Donating Stem Cells Saves Lives

By: Sarah Katz

Every three minutes, someone is diagnosed with a blood cancer, such as leukemia or lymphoma. For many patients, their best chance at a cure is to receive a stem cell transplant from a donor who is a 100% genetic match. If a match isn’t found among family members, the patient must begin the daunting process of finding a donor from the public.

Dr. James Rossetti

As the largest provider of stem cell transplant services in western Pennsylvania, UPMC Hillman Cancer Center’s Stem Cell Transplantation Program is committed to advancing stem cell transplant therapies. The experts at the Mario Lemieux Center for Blood Cancers treat more patients and facilitate more transplants, laboratory research and clinical trials than any other facility in this region.

“Our patients have already gone through significant chemotherapy treatments, and what we are trying to do is make sure their cancer does not return,” said Dr. James M. Rossetti, a hematologist at UPMC Hillman Cancer Center. “A stem cell transplant can essentially do that and ensure a greatly improved survival.”

Stem cell transplants work by boosting the patient’s natural immune system with the donor’s white blood cells. White blood cells have genetic markers that help them determine which bacteria or viruses are foreign and which aren’t. For the stem cell transplant to be successful, these genetic markers in both the patient and the donor must match 100%.

“It’s critical that patients find donors who are an extremely close match to their own genetic makeup,” Rossetti said. “If the patient and the donor are an exact match, the donor’s cells are able to identify and eliminate the patient’s cancer cells. If they aren’t a match, the patient’s body will reject the donor’s cells, and they can’t kill the cancer cells.”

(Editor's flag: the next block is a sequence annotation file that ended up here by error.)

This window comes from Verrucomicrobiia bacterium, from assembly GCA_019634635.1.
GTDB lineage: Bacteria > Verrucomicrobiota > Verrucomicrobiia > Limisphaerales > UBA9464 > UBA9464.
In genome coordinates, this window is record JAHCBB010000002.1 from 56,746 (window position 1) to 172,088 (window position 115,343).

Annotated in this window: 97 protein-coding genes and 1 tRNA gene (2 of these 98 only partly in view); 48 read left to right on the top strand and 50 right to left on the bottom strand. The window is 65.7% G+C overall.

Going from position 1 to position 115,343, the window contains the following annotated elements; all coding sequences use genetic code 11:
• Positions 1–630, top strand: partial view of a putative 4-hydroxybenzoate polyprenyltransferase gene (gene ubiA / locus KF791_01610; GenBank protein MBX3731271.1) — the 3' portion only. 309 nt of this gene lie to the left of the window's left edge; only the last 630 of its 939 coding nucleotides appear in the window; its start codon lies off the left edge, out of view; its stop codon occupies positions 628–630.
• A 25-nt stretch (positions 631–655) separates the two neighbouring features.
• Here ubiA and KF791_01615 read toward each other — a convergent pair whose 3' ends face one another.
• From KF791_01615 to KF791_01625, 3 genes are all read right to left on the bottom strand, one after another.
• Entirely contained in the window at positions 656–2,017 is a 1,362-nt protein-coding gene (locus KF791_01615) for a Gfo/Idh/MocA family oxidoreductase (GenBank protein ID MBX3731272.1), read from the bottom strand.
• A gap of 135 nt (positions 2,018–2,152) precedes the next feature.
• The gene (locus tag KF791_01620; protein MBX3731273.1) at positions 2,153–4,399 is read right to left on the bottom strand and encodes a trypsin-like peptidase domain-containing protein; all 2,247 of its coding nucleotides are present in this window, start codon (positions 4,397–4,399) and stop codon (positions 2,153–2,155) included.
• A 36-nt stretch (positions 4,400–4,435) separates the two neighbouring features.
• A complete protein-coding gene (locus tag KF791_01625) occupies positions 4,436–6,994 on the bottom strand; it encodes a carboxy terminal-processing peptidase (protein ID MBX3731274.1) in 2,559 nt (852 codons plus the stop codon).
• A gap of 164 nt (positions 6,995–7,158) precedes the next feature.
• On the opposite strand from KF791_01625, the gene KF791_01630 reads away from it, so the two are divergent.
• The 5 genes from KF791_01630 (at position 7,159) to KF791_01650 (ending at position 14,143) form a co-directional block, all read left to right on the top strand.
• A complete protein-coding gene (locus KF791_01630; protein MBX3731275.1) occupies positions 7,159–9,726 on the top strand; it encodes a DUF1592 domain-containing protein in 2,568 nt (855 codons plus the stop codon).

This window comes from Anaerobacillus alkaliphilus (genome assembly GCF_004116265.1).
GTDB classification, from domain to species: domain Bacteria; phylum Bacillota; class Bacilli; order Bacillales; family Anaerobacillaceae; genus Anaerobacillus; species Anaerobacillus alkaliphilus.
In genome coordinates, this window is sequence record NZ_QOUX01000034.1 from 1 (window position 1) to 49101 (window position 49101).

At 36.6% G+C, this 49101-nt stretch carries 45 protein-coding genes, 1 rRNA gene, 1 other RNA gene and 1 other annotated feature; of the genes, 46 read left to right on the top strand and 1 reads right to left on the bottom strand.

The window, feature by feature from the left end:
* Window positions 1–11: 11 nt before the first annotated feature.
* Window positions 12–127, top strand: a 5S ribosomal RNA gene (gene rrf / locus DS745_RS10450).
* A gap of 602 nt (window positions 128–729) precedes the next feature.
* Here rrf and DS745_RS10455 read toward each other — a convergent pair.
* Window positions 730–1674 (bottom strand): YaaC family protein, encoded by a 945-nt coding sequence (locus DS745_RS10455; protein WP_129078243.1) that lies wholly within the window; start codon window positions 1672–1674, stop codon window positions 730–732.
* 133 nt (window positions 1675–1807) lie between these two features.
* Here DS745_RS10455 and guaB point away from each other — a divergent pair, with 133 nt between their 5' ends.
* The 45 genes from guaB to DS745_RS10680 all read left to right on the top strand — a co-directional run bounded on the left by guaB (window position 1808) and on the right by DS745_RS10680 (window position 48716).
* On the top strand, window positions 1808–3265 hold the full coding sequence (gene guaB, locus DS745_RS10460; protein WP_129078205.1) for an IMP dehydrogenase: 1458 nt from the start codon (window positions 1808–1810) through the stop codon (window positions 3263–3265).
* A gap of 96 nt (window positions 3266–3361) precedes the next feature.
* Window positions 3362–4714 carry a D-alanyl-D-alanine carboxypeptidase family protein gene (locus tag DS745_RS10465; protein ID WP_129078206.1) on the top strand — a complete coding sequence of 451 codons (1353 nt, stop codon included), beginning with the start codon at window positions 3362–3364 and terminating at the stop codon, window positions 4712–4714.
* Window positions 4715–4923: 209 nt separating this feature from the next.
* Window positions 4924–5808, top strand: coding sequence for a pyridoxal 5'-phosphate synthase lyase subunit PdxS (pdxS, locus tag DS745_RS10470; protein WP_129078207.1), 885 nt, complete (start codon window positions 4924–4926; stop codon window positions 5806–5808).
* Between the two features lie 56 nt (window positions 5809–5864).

Be the Match® is a national organization that connects potential donors with patients. A simple swab of the inside cheek will provide enough genetic information for this program, which is a part of the National Bone Marrow Registry. Potential donors should be in good general health and between the ages of 18 and 24. Anyone can fill out a quick survey and receive a swab kit in the mail. Once the potential donor sends back their samples, they’ll be notified if they’re a match.

Matching donors can be hard to find. For every 430 people who submit a sample, only one person goes on to be a donor. In addition, Black patients have only a 23% chance of finding a match from the public.

Yvonne Teschlade donates her stem cells in Germany.

Sally Imbrogno was diagnosed with leukemia in 2014 and told she needed a stem cell transplant. All her immediate family members were tested, but none were a match. With her UPMC Hillman oncologist, Dr. Alison Sehgal, Imbrogno went through Be The Match  and found a donor who was a complete match.

Across the world, Yvonne Teschlade of Germany was told that she matched with a patient who needed a stem cell transplant, so she visited her local clinic to start the donation process.

Donating stem cells is almost as simple as donating blood. Once determined to be a match, the donor takes oral medication to increase the amount of stem cells in their bone marrow to move it into their blood. This process takes less than a week. Once ready, the donor’s blood is run through a machine that filters out the stem cells and returns the rest of the blood to the donor. This process takes about four hours.

Sally Imbrogno receives Teschlade’s stem cells after being diagnosed with leukemia.

Donor and recipient are unknown to each other for at least two years, so Teschlade didn’t know her donation was going to be shipped across an ocean and given to Imbrogno. A short time later, her doctors told her that her cancer had gone into remission, all thanks to Teschlade’s donation.

In 2016, the two women agreed to meet in Ohio (pictured above).

“I was able to tell her that I would not be here if not for her generous donation,” said Imbrogno. “I have two sons and a supportive husband, and I could not imagine not being here for them. She truly saved my life.”

“We need to get more of the community involved to help save the lives of these patients,” Rossetti said. “The more people sign up and give their sample, the more potential matches are available, and the more lives we can save.”

To find out if you can save a life, sign up at or by texting “UPMC” to 61474 to start the process.